The Forks Campground in New Mexico’s Gila National Forest is great for many reasons. The first being that it is free. Who doesn’t love free? It’s location just off of highway 15 makes it the perfect location when visiting the nearby Gila Cliff Dwellings. The views aren’t bad either as the campground is next to a very cool canyon formed by the West Fork Gila River. Once the sun goes down and you can’t see down into the canyon anymore then you can look up as the stars come out in the millions. The Gila is one of the darkest places in the contiguous United States so unless there are clouds you’ll be stargazing all night at this campground.
The only downside to the campground is the lack of potable water so be sure to bring enough water for your camping trip! (You can hike down to the river quite easily if you are in dire need of water but be sure to boil it before consuming!)
There are vault toilets that are fairly well maintained by the forest service and a large fire pit in the center of the campground if you want to have a party. I prefer to find a nice secluded site and hang out by the fire though. Whatever you do here though I’m sure it’ll be a great time!
PS. Be sure to check the fire hazards for the national forest. As a native New Mexican, Smokey the Bear wouldn’t be too happy if you started a wildfire in his home state.
Thanks! – Josh
I took this picture in early April from my campsite in the Gila National Forest of southwest New Mexico. The stars were beautiful that night and I’m really glad I got a good picture of them to remember! I hope this encourages you to get out and go see some stars for your own! The new moon will be tomorrow night (the 12th) so go find a dark area near you and stargaze a little!
Thanks! – Josh
Decoy for a Dognapper is an episode of Scooby Doo: Where Are You set in the american west with one of the main locations being a Native American cliff dwelling based on the Gila Cliff Dwellings and the Mesa Verde Cliff Dwellings. As a kid I loved Scooby Doo and probably watched that episode a million times so you could imagine how excited I was to visit the South Western New Mexican cliff dwellings I had burned in my brain as a kid.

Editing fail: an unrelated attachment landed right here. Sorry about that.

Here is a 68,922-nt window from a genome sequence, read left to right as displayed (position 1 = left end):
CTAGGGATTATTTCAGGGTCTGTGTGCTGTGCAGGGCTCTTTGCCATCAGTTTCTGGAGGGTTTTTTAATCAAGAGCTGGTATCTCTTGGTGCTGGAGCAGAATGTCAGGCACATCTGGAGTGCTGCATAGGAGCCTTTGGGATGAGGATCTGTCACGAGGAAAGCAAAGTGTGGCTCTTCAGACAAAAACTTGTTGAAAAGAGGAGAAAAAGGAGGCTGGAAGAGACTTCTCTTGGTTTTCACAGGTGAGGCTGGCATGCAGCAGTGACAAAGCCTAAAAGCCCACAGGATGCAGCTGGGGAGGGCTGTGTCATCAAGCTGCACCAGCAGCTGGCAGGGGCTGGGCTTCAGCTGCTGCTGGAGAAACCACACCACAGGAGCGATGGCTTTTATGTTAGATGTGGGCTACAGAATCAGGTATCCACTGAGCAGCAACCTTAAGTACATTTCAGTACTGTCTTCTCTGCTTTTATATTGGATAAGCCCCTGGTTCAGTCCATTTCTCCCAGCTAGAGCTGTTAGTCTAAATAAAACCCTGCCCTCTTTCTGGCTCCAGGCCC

The hike begins from a gravel parking lot where a park ranger warned us of the park’s large pack rat population and to be sure to practice Leave No Trace principles. After hearing his small speech we crossed the bridge over the creek that starts the trail off. On the other side of the bridge some old lady told us she had to turn around because the cliffs were too steep (I never felt like it was that dangerous but there is a steep ladder to climb down).
From here the trail turns to a clockwise loop so we took the left fork and headed through the canyon. There are many more bridges that cross the small stream flowing through the canyon.
The canyon opens up and the trail starts gaining elevation and here is where our first view of the cliff dwellings was! There is also a little spot for taking pictures with a good view of the cliff dwellings. There was a big lizard here that we looked at for a minute before continuing.
The trail climbs steeply and make a right turn making you level with and facing the dwellings. The narrow trails took us to the base of the cliff dwellings where another park ranger was answering question and telling everyone to be careful.
Unlike Mesa Verde you can still go into the dwellings in the Gila and I take every chance I take to pretend I’m Scooby Doo infiltrating a dognapper ring so I climbed up the stairs into the cool and dark cave.
The inside was empty and all that was left inside were rocks and dust. It would be fascinating to go back in time and see what the Gila Cliff Dwellings were like during their 20 year inhabitation.
After exploring the dwellings we climbed down a large wooden ladder and down to the cliff side again.
From here the trail took us downwards and around the side of the dwellings where there were many charred trees from a past forest fire. The trail goes down and back to the bridge where it all began.
At just one mile this loop trail is an easy and fun way to explore humanities past in the Gila National Forest. I look forward to my next trip here and would encourage anyone to check out Gila Cliff Dwellings National Monument!
Thanks! – Josh